(a) Simulated NPP sensitivity to atmospheric CO2 (uncoupled run). (b) Simulated NPP sensitivity to climate (coupled run − uncoupled run). (c) Simulated soil carbon turnover time sensitivity to climate (coupled run − uncoupled run). Color code is the same as in Fig. 1.

Fig. 3.

(a) Simulated NPP sensitivity to atmospheric CO2 (uncoupled run). (b) Simulated NPP sensitivity to climate (coupled run − uncoupled run). (c) Simulated soil carbon turnover time sensitivity to climate (coupled run − uncoupled run). Color code is the same as in Fig. 1.

It is important to point out that these are the global sensitivities, and they may reflect a large variability at the regional level that is hidden here. Indeed, there is a fairly good agreement across the models in the high latitudes where almost all models simulate a climate-induced increase of NPP and NEP. The response of tropical NPP and NEP shows more variability across models, although the majority of the models simulate a decrease of NPP and NEP in these regions. A possible explanation is that high-latitude NPP is more temperature dependent (in terms of duration of snow cover and growing season length) whereas tropical NPP may be more moisture dependent and therefore have greater spread both regionally and between models because the hydrological cycle is more difficult to simulate. Also, there is no clear difference in term of γL between the dynamic vegetation models and the static vegetation models.

To analyze the respiration response to climate, we first estimated the mean turnover time of dead carbon (litter plus soil carbon pools, τLS) in the models as the ratio of total dead carbon to heterotrophic respiration. The change in τLS as a function of temperature between the coupled and the uncoupled simulations is shown in Fig. 3c. All but one model simulated a reduction of soil carbon turnover time, that is to say an increase in specific respiration with climate. However, there is a large discrepancy among the models. IPSL-CM2C shows no sensitivity of global turnover time to climate, whereas Climber, LLNL, and HadCM3LC show a large negative impact of climate on τLS (up to −1 yr °C−1). The peculiar response of IPSL-CM2C comes from the positive sensitivity of turnover time to soil water content, which coincidently counterbalances its negative sensitivity to temperature.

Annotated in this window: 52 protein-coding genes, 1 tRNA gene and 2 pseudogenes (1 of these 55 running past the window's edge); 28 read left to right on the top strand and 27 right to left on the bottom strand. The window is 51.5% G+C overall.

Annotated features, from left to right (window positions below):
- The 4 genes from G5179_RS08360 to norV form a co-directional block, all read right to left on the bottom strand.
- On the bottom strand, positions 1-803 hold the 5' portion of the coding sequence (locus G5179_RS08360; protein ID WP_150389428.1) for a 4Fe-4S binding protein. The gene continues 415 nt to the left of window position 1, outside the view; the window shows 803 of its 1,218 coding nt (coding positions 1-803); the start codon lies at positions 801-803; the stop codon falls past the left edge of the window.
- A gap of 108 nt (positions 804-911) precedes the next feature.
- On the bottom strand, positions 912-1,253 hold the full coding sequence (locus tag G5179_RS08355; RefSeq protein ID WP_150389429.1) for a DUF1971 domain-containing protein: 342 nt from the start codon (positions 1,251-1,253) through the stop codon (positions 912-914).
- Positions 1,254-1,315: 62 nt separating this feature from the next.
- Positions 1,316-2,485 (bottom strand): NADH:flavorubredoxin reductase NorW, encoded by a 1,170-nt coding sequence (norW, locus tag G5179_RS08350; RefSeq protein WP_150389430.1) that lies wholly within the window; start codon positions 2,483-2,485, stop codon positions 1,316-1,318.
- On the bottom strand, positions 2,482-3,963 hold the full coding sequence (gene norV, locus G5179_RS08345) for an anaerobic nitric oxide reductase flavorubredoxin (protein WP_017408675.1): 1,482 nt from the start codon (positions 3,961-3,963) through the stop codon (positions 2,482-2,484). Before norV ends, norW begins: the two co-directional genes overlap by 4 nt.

e. Dependence of ocean carbon uptake on climate

Climate change can affect ocean carbon uptake by influencing the transport of carbon to depth by both the large-scale circulation (e.g., by slowing down the thermohaline circulation) and the biological pump. In particular, increases in thermal and freshwater stratification as the sea surface warms may suppress vertical transport. As for the land, we calculate the climate impact on ocean carbon uptake as ΔCOclim = (ΔCOc − ΔCOu) – βOCAc − ΔCAu); the γ factor for the ocean is defined as γO = ΔCOclim / ΔTc. Figure 2f shows ΔCOclim as a function of the simulated temperature change (ΔTc) for all models. Here there is a clear difference between the EMICs behavior and the tridimensional OGCMs. The EMICS tend to simulate a much larger negative γO than the OGCMS. Two of the EMICs employ zonally averaged ocean models (CLIMBER, BERN) and one uses only simple slab mixed layer ocean model with specified present-day ocean heat transports (UMD). These ocean components may not be adequate to capture the two-dimensional ocean carbon uptake field and its climate sensitivity. The fourth EMIC (UVic-2.7), on the other hand, incorporates a full OGCM but has no representation of ocean biology, perhaps explaining some of the differences from the comprehensive coupled OAGCMs. The coupled OAGCMs show a greater degree of agreement for values of γO (at the exception of FRCGC). A 1°C global surface temperature warming leads to an ocean uptake reduction of about 20 GtC. Note that this is a transient sensitivity, while equilibrium sensitivity of atmospheric CO2 to ocean temperature increase is much higher (see Archer et al. 2004). Also, as for the land, we note the nonlinearity in the response, that is, a larger warming inducing a larger sensitivity.

5. Discussion and conclusions